EDM Ion Trap

Current Members

Dan Gresh, Will Cairncross, Tanya Roussy, Yuval Shagam, Fatemeh Abbasi Razgaleh, Yan Zhou, Jun Ye, and Eric Cornell

Will Cairncross, Yuval Shagam, Fatemeh Abbasi Razgaleh, Kia Boon Ng, Tanya Roussy, and Dan Gresh.

An electron EDM search using trapped molecular ions

The JILA electron EDM experiment (eEDM) uses the unique approach of performing a high-precision measurement on HfF+ molecular ions trapped in an rf trap. A low-lying, metastable 3Δ1 state in HfF+ with a 2.1(1) s radiative lifetime offers enhanced eEDM sensitivity, rejection of systematic errors, and measurement coherence times of greater than 1 s. Additionally, the ability to explicitly measure phase at early and late spin precession times provides suppression of systematic errors common to beamline experiments.

Our recently-concluded first-generation experiment has placed a limit on the eEDM of |d_e| < 1.3 x 10-28 e cm. The second-generation experiment will use an optimized ion trap with a greater electric field uniformity, a larger electric field amplitude, and a larger trapping volume, to extend the measurement coherence time and the count rate. ThF+, with a larger internal effective electric field and a 3Δ1 ground state, is a candidate to replace HfF+ for a third-generation eEDM experiment.

Selected Paper Abstracts

A precision measurement of the electron’s electric dipole moment using trapped molecular ions

We describe the first precision measurement of the electron’s electric dipole moment (eEDM, de) using trapped molecular ions, demonstrating the application of spin interrogation times over 700 ms to achieve high sensitivity and stringent rejection of systematic errors. Through electron spin resonance spectroscopy on 180Hf19F+ in its metastable 3∆1 electronic state, we obtain de = (0.9 ± 7.7stat ± 1.7syst ) × 10−29 e cm, resulting in an upper bound of |de| < 1.3 × 10−28 e cm (90% confidence). Our result provides independent confirmation of the current upper bound of |de| < 9.3 × 10−29 e cm [J. Baron et al., Science 343, 269 (2014)], and offers the potential to improve on this limit in the near future.

Submitted. arXiv

Precision Spectroscopy of Polarized Molecules in an Ion Trap

Polar molecules are desirable systems for quantum simulations and cold chemistry. Molecular ions are easily trapped, but a bias electric field applied to polarize them tends to accelerate them out of the trap. We present a general solution to this issue by rotating the bias field slowly enough for the molecular polarization axis to follow but rapidly enough for the ions to stay trapped. We demonstrate Ramsey spectroscopy between Stark-Zeeman sublevels in 180Hf19F+ with a coherence time of 100 ms. Frequency shifts arising from well-controlled topological (Berry) phases are used to determine magnetic g-factors. The rotating-bias-field technique may enable using trapped polar molecules for precision measurement and quantum information science, including the search for an electron electric dipole moment.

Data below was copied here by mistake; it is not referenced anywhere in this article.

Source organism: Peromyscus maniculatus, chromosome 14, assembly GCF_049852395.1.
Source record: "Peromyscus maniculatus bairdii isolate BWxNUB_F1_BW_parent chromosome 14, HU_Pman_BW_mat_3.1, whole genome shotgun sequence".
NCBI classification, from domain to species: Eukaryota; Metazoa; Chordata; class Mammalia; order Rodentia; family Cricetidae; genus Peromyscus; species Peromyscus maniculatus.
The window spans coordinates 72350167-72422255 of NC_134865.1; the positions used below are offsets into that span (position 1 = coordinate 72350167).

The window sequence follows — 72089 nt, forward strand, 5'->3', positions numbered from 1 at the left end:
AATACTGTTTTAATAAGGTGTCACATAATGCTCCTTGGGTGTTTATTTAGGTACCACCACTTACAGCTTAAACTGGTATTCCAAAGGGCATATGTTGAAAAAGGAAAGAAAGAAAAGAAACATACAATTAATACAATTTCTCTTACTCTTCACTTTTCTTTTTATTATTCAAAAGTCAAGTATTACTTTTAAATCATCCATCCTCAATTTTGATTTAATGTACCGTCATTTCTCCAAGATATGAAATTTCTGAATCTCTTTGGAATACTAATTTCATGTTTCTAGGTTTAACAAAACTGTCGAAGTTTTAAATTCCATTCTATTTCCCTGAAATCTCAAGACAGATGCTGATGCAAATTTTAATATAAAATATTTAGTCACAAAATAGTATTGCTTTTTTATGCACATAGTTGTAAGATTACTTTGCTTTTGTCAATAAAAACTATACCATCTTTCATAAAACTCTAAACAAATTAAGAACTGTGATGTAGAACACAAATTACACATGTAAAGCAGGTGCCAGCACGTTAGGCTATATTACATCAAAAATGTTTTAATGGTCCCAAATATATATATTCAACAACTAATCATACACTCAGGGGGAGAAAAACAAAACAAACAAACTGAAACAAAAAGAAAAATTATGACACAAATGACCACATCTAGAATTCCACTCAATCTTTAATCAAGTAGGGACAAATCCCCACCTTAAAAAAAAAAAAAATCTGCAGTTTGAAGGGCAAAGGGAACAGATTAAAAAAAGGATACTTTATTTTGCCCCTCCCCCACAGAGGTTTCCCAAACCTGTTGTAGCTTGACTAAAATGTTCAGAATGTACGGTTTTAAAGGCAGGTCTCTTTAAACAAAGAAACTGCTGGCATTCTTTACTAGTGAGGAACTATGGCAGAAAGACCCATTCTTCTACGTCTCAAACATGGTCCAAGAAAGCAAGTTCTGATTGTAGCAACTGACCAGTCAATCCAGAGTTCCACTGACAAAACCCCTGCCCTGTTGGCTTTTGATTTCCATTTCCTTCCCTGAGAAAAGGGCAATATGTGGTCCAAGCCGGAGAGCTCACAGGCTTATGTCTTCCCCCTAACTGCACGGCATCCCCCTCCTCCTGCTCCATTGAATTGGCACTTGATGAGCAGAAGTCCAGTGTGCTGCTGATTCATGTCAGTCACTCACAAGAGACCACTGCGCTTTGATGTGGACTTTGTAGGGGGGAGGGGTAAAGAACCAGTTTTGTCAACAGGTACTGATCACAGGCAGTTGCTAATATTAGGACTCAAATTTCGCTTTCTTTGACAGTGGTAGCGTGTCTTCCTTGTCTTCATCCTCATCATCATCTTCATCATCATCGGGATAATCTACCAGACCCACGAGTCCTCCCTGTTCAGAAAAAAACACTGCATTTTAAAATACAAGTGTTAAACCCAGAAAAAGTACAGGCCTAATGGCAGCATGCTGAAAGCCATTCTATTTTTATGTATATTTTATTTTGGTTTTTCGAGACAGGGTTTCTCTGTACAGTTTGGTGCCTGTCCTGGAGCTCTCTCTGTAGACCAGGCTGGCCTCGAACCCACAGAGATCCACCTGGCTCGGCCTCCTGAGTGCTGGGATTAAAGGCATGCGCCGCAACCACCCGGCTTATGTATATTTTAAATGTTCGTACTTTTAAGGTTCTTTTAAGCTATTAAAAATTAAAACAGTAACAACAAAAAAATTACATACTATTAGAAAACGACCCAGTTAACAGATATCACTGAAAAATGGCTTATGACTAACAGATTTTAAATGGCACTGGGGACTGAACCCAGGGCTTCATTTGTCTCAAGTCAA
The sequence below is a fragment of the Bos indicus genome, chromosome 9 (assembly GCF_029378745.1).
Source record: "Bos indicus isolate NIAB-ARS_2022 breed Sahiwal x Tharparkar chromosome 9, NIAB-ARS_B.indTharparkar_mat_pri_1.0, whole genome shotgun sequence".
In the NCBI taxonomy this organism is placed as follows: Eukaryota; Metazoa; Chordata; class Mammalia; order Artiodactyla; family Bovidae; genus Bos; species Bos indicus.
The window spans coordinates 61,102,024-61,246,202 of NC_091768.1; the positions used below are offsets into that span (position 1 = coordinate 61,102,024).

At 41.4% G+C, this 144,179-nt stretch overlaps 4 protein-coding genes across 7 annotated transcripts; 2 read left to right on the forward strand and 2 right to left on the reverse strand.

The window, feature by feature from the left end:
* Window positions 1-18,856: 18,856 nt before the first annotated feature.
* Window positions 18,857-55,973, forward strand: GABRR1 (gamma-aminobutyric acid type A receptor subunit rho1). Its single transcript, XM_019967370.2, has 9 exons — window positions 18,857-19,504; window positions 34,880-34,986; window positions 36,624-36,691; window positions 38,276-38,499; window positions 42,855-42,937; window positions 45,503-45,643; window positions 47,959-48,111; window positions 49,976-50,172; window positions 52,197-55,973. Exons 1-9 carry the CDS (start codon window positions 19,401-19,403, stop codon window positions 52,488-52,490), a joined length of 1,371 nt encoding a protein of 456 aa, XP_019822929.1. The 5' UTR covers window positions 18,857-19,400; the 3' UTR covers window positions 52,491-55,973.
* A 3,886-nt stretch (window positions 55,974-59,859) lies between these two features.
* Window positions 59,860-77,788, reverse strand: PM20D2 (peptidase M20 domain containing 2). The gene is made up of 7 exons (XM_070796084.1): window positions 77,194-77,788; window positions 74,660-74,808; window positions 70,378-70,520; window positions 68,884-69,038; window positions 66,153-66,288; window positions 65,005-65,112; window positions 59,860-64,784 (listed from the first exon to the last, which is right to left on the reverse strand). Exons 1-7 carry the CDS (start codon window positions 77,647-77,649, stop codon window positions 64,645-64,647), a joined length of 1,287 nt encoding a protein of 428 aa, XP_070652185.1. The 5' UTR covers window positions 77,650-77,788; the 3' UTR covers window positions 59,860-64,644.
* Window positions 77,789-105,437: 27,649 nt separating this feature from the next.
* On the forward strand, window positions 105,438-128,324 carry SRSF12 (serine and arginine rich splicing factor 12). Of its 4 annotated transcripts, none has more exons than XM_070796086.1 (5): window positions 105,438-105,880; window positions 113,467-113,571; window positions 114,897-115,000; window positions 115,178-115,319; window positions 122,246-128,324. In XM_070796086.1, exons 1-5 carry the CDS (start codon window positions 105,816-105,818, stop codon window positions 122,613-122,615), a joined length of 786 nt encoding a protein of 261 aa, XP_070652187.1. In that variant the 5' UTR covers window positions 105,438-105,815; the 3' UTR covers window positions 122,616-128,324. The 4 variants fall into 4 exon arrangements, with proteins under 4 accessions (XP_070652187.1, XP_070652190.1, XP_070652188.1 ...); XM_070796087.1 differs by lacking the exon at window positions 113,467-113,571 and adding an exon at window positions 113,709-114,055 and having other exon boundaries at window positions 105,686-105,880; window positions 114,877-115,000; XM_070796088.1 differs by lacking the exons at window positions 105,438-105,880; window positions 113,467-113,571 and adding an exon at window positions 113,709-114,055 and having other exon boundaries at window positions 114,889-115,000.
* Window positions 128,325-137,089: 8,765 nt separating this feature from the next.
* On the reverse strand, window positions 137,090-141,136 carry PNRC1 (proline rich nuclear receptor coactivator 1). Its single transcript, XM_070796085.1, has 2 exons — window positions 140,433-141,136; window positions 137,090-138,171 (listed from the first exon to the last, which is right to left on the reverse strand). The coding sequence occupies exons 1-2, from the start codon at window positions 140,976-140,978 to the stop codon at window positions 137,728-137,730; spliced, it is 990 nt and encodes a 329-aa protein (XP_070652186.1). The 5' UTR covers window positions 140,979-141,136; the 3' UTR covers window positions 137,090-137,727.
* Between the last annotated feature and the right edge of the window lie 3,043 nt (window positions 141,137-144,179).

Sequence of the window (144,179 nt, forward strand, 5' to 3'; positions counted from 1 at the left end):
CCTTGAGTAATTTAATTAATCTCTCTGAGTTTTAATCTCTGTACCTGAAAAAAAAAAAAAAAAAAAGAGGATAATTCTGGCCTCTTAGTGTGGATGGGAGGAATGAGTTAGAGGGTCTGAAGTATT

Science 342, 1220-1222 (2013). arXiv

Broadband velocity modulation spectroscopy of HfF+: Towards a measurement of the electron electric dipole moment

Precision spectroscopy of trapped HfF^+ will be used in a search for the permanent electric dipole moment of the electron (eEDM). While this dipole moment has yet to be observed, various extensions to the standard model of particle physics (such as supersymmetry) predict values that are close to the current limit. We present extensive survey spectroscopy of 19 bands covering nearly 5000 cm^(-1) using both frequency-comb and single-frequency laser velocity-modulation spectroscopy. We obtain high-precision rovibrational constants for eight electronic states including those that will be necessary for state preparation and readout in an actual eEDM experiment.

Chem. Phys. Lett. 546, (2012) 1-11. arXiv

High-resolution spectroscopy on trapped molecular ions in rotating electric fields: A new approach for measuring the electron electric dipole moment

High-resolution molecular spectroscopy is a sensitive probe for violations of fundamental symmetries. Symmetry violation searches often require, or are enhanced by, the application of an electric field to the system under investigation. This typically precludes the study of molecular ions due to their inherent acceleration under these conditions. Circumventing this problem would be of great benefit to the high-resolution molecular spectroscopy community since ions allow for simple trapping and long interrogation times, two desirable qualities for precision measurements. Our proposed solution is to apply an electric field that rotates at radio frequencies. We discuss considerations for experimental design as well as challenges in performing precision spectroscopic measurements in rapidly time-varying electric fields. Ongoing molecular spectroscopy work that could benefit from our approach is summarized. In particular, we detail how spectroscopy on a trapped diatomic molecular ion with a ground or metastable 3Δ1 level could prove to be a sensitive probe for a permanent electron electric dipole moment (eEDM).

J. Mol. Spectrosc. 270 (2011) 1-25. arXiv